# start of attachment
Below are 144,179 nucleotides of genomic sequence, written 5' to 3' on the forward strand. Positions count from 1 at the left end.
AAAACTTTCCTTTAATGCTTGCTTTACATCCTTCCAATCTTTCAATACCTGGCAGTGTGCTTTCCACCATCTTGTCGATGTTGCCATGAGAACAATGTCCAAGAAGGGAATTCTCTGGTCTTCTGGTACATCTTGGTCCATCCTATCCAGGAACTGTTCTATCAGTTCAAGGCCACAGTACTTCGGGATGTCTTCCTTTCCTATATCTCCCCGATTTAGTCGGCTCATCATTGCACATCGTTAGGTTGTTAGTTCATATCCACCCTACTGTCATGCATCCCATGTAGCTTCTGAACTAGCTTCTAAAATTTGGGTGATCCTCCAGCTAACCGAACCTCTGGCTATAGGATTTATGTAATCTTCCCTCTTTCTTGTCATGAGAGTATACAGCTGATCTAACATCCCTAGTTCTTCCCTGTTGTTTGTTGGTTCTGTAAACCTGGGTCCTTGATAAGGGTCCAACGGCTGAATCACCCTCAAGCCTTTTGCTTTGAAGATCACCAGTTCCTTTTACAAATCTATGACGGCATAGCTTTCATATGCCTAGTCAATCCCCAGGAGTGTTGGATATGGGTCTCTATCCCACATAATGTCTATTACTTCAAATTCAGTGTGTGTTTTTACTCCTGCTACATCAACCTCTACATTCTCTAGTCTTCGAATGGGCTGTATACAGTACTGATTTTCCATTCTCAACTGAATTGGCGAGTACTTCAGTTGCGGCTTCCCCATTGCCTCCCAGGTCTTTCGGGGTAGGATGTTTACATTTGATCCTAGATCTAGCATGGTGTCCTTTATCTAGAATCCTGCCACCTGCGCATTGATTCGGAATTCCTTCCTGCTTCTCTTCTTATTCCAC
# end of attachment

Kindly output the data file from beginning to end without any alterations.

Below are 144,179 nucleotides of genomic sequence, written 5' to 3' on the forward strand. Positions count from 1 at the left end.
AAAACTTTCCTTTAATGCTTGCTTTACATCCTTCCAATCTTTCAATACCTGGCAGTGTGCTTTCCACCATCTTGTCGATGTTGCCATGAGAACAATGTCCAAGAAGGGAATTCTCTGGTCTTCTGGTACATCTTGGTCCATCCTATCCAGGAACTGTTCTATCAGTTCAAGGCCACAGTACTTCGGGATGTCTTCCTTTCCTATATCTCCCCGATTTAGTCGGCTCATCATTGCACATCGTTAGGTTGTTAGTTCATATCCACCCTACTGTCATGCATCCCATGTAGCTTCTGAACTAGCTTCTAAAATTTGGGTGATCCTCCAGCTAACCGAACCTCTGGCTATAGGATTTATGTAATCTTCCCTCTTTCTTGTCATGAGAGTATACAGCTGATCTAACATCCCTAGTTCTTCCCTGTTGTTTGTTGGTTCTGTAAACCTGGGTCCTTGATAAGGGTCCAACGGCTGAATCACCCTCAAGCCTTTTGCTTTGAAGATCACCAGTTCCTTTTACAAATCTATGACGGCATAGCTTTCATATGCCTAGTCAATCCCCAGGAGTGTTGGATATGGGTCTCTATCCCACATAATGTCTATTACTTCAAATTCAGTGTGTGTTTTTACTCCTGCTACATCAACCTCTACATTCTCTAGTCTTCGAATGGGCTGTATACAGTACTGATTTTCCATTCTCAACTGAATTGGCGAGTACTTCAGTTGCGGCTTCCCCATTGCCTCCCAGGTCTTTCGGGGTAGGATGTTTACATTTGATCCTAGATCTAGCATGGTGTCCTTTATCTAGAATCCTGCCACCTGCGCATTGATTCGGAATTCCTTCCTGCTTCTCTTCTTATTCCAC